Early in the morning on the first Friday of August, little bustle came from the lofty expanse of UNCG’s Kaplan Center for Wellness. No one sized up a set of weights. Nobody struggled across the bouldering walls, or tired on a stairmaster like Sisyphus. Only the ripples from air-conditioning disturbed the water in the cavernous pool beyond the thick glass windows at the center’s end.

But from a tucked-away pair of activity courts — in quick bellows of guidance, banter and discipline — a poet’s voice echoed out through the empty halls.

“Get up on him! Gotta pass it! Keep your head up!” Clement Mallory called to young competing players.

The morning of Aug. 4 marked the final day of Mallory’s Kids Poetry Basketball summer camp. Designed for girls and boys ages 4 to 13, Kids Poetry Basketball aspires to develop creative and critical thinking skills for its campers, as well as encourage self-confidence and a healthy lifestyle through physical play.

After a group breakfast and shoot-around starting at 8 a.m., Mallory ended the first hour of the day by facing off Team Metaphor and Team Simile. Before anyone could attempt a shot, their team needed to pass the ball to each of its players, spelling aloud words such as “tone,” “haiku,” “form” and “lyric” in the process.

The final week of camp brought out 25 kids, including 17 from UNCG’s Center for New North Carolinians, a resource that helps newcomer populations bridge cultural divides with existing communities in Greensboro. Five other campers were from Greensboro Urban Ministry’s Partnership Village, a transitional housing facility for families resettling after experiencing homelessness. This year, two members of Mallory’s staff live at Partnership Village, too. Thanks to fundraising and scholarships, the camp had only one paying parent in its final week.

Though Kids Poetry Basketball has been around since 2010, this is the program’s first year at UNCG and the Kaplan Center. Mallory hopes the setting could add another level of inspiration for the campers’ and their futures.

“Bringing the kids to a college campus, it’s cool because this is a literary program,” Mallory said. “It’s sort of like a miniature tour.”

As the morning continued, Mallory stood at center court, holding a basketball and bouncing it occasionally as the kids collected their poetry folders and gathered around him. He began to beatbox, swaying and rocking to his own rhythm as he held out his hand from kid to kid. Each camper recited the definition of a different poetry word that Mallory had assigned at the beginning of the week — “stanza,” “theme,” “poetry,” “symbol” and more. As soon as a camper finished, Mallory swung his finger to the next, never breaking the beatbox or stopping his bop to the rhythm.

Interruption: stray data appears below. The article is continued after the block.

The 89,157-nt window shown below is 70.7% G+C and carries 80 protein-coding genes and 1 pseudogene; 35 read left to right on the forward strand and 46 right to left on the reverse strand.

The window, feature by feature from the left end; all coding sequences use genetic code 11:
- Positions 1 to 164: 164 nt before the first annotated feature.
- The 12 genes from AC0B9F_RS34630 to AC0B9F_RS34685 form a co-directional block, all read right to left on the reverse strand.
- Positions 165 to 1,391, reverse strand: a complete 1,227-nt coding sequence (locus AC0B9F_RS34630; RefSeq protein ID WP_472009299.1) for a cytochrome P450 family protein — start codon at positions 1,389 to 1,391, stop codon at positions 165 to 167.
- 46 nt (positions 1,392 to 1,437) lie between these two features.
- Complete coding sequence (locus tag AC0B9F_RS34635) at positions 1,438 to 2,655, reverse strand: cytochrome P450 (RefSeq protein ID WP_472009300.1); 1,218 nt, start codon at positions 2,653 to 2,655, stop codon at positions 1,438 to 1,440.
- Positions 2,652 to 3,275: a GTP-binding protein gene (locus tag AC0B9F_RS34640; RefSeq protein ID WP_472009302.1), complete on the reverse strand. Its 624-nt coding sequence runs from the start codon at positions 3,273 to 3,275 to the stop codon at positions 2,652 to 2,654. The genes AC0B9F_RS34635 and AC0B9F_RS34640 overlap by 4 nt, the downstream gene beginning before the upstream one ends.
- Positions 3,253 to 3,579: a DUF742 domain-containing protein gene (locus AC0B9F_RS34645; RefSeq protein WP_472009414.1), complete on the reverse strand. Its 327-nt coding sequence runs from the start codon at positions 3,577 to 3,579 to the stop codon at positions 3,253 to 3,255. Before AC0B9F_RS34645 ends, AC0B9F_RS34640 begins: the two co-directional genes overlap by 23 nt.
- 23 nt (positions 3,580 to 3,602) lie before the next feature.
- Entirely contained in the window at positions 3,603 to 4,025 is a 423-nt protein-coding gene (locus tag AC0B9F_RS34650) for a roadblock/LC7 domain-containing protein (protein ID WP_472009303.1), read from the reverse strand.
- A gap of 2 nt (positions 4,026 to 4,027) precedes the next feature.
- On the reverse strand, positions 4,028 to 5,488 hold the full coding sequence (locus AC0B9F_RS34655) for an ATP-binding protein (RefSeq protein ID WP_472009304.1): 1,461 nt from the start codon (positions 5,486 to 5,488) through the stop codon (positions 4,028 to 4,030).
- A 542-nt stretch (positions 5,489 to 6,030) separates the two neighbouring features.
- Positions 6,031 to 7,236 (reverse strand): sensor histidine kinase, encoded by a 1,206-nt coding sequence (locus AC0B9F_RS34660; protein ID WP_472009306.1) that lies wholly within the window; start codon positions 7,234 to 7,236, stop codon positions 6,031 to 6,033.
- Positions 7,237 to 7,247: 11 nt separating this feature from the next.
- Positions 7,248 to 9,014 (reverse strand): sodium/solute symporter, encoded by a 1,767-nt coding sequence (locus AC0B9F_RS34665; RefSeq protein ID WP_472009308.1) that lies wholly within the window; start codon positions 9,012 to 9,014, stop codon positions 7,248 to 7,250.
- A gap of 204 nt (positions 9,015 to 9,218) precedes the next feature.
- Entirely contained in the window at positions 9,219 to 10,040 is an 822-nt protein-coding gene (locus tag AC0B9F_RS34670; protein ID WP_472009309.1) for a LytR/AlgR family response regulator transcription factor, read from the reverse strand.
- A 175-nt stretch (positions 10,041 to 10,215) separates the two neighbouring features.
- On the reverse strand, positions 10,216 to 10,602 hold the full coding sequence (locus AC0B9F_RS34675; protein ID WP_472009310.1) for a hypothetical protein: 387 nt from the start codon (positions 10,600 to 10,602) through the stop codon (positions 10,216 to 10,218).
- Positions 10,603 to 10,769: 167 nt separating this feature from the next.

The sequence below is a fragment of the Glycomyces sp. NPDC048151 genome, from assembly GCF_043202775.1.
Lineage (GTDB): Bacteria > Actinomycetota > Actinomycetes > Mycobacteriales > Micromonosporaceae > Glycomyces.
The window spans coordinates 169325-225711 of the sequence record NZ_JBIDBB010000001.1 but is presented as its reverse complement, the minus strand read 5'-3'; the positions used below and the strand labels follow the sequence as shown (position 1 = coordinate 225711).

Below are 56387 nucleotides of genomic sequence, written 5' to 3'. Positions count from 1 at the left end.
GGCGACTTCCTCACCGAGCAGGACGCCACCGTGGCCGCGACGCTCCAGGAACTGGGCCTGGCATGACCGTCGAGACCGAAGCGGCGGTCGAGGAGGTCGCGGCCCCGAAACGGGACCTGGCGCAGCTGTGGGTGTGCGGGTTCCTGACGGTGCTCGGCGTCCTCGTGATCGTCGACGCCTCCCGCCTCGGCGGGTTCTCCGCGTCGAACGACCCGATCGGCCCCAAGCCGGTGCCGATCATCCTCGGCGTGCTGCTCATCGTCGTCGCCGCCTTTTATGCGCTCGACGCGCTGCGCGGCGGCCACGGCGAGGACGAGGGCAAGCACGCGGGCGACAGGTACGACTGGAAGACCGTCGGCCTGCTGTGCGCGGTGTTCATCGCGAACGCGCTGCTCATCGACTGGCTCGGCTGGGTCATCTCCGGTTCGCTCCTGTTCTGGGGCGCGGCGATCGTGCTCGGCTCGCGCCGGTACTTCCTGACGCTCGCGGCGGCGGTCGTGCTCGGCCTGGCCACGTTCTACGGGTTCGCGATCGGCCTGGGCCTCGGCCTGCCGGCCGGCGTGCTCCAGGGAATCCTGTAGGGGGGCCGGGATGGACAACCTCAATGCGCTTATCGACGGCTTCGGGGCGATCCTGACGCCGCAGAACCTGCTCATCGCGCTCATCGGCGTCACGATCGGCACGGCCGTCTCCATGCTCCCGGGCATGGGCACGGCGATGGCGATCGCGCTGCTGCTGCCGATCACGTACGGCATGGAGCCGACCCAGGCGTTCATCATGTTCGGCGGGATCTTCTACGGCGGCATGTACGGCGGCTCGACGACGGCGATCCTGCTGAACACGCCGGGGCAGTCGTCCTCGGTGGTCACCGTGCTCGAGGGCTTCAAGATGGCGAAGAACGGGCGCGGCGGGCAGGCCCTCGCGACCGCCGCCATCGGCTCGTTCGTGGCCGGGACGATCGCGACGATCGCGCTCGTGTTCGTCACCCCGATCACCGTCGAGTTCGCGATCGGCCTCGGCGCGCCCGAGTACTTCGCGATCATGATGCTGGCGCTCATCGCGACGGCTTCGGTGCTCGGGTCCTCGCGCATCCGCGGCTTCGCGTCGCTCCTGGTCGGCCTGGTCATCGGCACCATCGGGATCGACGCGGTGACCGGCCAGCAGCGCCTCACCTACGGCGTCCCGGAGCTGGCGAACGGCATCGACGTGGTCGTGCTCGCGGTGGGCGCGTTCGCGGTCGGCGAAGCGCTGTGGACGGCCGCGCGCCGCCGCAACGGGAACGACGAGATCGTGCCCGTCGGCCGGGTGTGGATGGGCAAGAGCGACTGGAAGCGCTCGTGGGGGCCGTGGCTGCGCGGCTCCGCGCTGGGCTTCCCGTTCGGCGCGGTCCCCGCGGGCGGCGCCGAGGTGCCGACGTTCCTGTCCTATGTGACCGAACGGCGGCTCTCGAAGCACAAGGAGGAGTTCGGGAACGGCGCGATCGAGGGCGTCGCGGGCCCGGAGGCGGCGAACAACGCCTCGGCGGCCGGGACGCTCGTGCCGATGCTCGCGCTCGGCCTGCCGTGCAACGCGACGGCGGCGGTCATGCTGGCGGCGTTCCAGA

The Brooklyn-native has been a poet and a basketball player for much of his life. Yet it wasn’t until watching the NBA All-Star Game in 2010 that he realized how he could connect his seemingly disparate interests and use them together to instruct others.

“I was watching the All-Star Game, and I saw the different activities being done,” Mallory said, referring to the 3-point contest, obstacle course and other activities included in the NBA event. “I said to myself: ‘What if, when a basket is made, instead of a number being shown as a point, a letter is turned around, and the first team to spell out their poetry word wins that game?’”

Mallory has now developed dozens of activities that bring together poetry and basketball on the court. He hopes the diversity of his activities can help reach all the young minds at his camp.

“One of the aspects of Kids Poetry Basketball is being patient… and understanding that every child has a different learning ability,” he said.

Sometimes Mallory and his staff must overcome a language barrier as well.
“Last year [some campers] were really teaching us some Arabic, like for real,” Mallory explained, adding: “I was hoping they wasn’t cursing me out.”

Before a medal ceremony to wrap up the final day, Mallory had one more basketball skill to teach his young campers.

He addressed the kids: “Alright, the first basketball move we learned was…?”

“Jump shot!” they called back.

“And the second basketball move we learned was…?”


“The third basketball move we didn’t learn ’cause y’all had to run suicides,” Mallory reminded them.

But now they learned the skill: Hook shot.

As the kids practiced the difficult maneuver and then returned to their folders to identify and label drawings of players completing a jump shot, layup or hook shot, Mallory stepped out to pick up pizzas.

The Kaplan Center hummed a little more now in the late morning. As Mallory exited, gym-goers glanced his way, curious about the origin of the distant commotion, the odd and delightful confluence of kids, poetry and basketball.


Kids Poetry Basketball holds two hour-long sessions at Partnership Village on Aug. 10 and 17. More info at kidspoetrybasketball.com.

Join the First Amendment Society, a membership that goes directly to funding TCB‘s newsroom.

We believe that reporting can save the world.

The TCB First Amendment Society recognizes the vital role of a free, unfettered press with a bundling of local experiences designed to build community, and unique engagements with our newsroom that will help you understand, and shape, local journalism’s critical role in uplifting the people in our cities.

All revenue goes directly into the newsroom as reporters’ salaries and freelance commissions.

⚡ Join The Society ⚡